Alluring and complex, star anise is the “je ne sais quoi” ingredient of this deceptively simple cake.
“Je ne sais quoi” is a French expression meaning a quality that cannot easily be described or named. And, ironically, this perfectly describes star anise, which is related to anise, but isn’t overly licorice-like. It has hints of clove and allspice, but with just a bit of undefinable savory, it’s not at all Christmasy.
Once baked, combining pear with star anise creates an almost caramel flavor as you inhale and lingers in your mouth as an exotic spice when you exhale. It’s a beautiful sensation especially for such an unassuming looking cake.
This cake came about accidentally on purpose. I was in the mood for my Pumpkin loaf. The grocery stores where I live don’t sell canned pumpkin, so I decided to swap out roasted butternut squash for the pumpkin. The result? Delicious! It was very similar in taste to the pumpkin. But that got me thinking…
What else could I swap in for the pumpkin or other squash? Pear immediately came to mind. But since the texture and liquid level of pear is different than squash, I needed to make some adjustments, as well as some of the spices. In the end, this cake shares some ingredients and processes but it is its own beautiful being. And now, one of my favorite cakes!
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Je Ne Sais Quoi Cake (Star Anise and Pear)
- 4 cups (500 g) all purpose flour
- 1 teaspoon baking powder
- 2 teaspoons baking soda
- 1 star anise, ground to powder
- 1 teaspoon cinnamon
- 1 teaspoon Kosher or sea (not table) salt
- 3 cups sugar
- 1 cup olive oil
- 4 large eggs
- 1 1/2 cups diced and mashed, cooked pears (3-4 pears. I used Bosc, but Bartlett and Anjou also work well) (315 grams)
- Zest of one lemon
- 1 tablespoon of freshly squeezed lemon juice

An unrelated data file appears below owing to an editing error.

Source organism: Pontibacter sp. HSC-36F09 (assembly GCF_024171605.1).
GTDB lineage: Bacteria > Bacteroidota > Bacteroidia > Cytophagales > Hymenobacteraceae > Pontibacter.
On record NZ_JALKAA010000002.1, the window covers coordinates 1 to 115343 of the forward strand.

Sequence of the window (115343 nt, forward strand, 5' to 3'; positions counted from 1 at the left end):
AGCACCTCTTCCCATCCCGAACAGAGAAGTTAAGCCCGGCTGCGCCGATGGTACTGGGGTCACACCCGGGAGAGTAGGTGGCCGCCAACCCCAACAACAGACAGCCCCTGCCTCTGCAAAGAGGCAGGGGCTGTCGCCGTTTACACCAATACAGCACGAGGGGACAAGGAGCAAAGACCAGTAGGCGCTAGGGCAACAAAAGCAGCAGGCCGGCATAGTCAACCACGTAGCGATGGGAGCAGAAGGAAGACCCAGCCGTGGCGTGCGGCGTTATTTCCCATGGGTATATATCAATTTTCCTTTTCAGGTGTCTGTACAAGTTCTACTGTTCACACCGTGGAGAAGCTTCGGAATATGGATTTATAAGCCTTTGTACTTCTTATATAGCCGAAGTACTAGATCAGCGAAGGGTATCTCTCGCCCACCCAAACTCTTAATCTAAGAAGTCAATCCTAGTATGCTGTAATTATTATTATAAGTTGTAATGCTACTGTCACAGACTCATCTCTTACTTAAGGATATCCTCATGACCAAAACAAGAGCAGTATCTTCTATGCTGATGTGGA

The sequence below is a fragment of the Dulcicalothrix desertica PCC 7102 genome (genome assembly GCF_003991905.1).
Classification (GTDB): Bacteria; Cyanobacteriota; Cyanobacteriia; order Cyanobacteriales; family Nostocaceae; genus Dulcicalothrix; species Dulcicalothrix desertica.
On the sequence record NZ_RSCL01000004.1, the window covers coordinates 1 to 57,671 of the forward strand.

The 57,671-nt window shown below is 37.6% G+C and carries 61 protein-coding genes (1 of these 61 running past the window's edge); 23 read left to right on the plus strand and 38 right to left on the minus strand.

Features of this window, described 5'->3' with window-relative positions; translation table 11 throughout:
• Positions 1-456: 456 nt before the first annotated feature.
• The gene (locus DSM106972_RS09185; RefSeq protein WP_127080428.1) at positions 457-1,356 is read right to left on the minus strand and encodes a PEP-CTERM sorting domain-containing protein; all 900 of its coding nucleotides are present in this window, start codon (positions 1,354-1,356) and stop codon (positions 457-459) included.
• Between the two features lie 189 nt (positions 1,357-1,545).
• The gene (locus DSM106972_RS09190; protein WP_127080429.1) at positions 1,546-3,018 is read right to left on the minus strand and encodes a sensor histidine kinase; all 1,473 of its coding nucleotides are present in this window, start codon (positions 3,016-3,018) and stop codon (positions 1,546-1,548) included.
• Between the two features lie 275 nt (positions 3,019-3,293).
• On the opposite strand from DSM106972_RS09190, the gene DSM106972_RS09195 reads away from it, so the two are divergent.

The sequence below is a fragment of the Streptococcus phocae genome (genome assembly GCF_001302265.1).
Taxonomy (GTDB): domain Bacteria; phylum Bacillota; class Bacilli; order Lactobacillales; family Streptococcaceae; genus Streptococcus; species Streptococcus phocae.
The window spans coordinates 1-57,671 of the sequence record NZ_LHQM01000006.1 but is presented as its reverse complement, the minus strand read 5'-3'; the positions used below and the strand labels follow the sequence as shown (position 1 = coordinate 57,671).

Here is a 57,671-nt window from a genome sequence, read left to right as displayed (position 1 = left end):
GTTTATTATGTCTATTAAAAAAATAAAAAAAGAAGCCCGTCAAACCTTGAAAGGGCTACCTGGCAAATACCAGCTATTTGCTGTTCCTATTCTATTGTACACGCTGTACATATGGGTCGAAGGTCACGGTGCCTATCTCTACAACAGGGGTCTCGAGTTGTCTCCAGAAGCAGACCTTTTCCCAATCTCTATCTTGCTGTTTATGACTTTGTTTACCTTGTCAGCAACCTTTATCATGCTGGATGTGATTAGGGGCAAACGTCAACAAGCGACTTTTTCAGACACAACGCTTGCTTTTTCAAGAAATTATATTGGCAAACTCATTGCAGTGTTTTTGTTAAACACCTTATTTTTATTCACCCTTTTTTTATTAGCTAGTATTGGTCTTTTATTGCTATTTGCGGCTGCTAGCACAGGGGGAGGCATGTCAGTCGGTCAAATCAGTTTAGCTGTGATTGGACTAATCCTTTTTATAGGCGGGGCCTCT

- 2/3 cup pear juice* (from the juice you drained from the cooked pears)
- Zest lemon and set side zest.
- Peel and core pears. Dice into 1/2 inch pieces (1 cm)
- Juice the zested lemon and toss the pear pieces with 1 tablespoon of juice
- Heat a sauce pan to medium heat and add the pears and lemon juice. Stir occasionally until pears are soft and semi-transparent, about 7-9 minutes. Drain the juice rendered from the pears. Save it for step 10, below. (*If your pears don’t produce 2/3 cup juice, make up the difference with water.)
- Let pears cool to room temperature. Mash them with a fork or potato masher until they reach a thick paste consistency. Alternatively, you can mince them with a knife. Restrain the mashed pears to capture the juice. Measure out 1 1/2 cups of the mashed pears
- Pre-heat oven to 350F (180C)
- Line two standard size loaf pans with parchment paper or foil, leaving an overhang to help remove the pear loaves after baking. Spray with vegetable or olive oil
- In a medium bowl, sift dry ingredients
- In a large bowl, beat sugar, olive oil, eggs, and lemon zest until light and fluffy with a stand- or hand-held mixer
- Add the mashed pears to the batter. Mix just until incorporated
- Add dry ingredients and the pear juice to the pear mixture, alternating between the dry ingredients and pear juice, beating well after each addition
- Pour into two standard size loaf pans
- Bake at 350F (180C) on the center rack for 60 minutes or until loaves test done (toothpick comes out clean. The top of each loaf will crack and may look slightly undercooked. It will continue baking after it’s removed from the oven. The center may also sink a little which is normal. If this bothers you, serve it flipped upside down
- Cool in the loaf pan on a rack for 15 minutes. Then remove from pans to cool completely on racks
- Once cooled, wrap in plastic wrap or foil. This keeps well at room temperature for up to four days. Or, tightly wrap in plastic wrap and foil and freeze for up to two months. If frozen, thaw in refrigerator overnight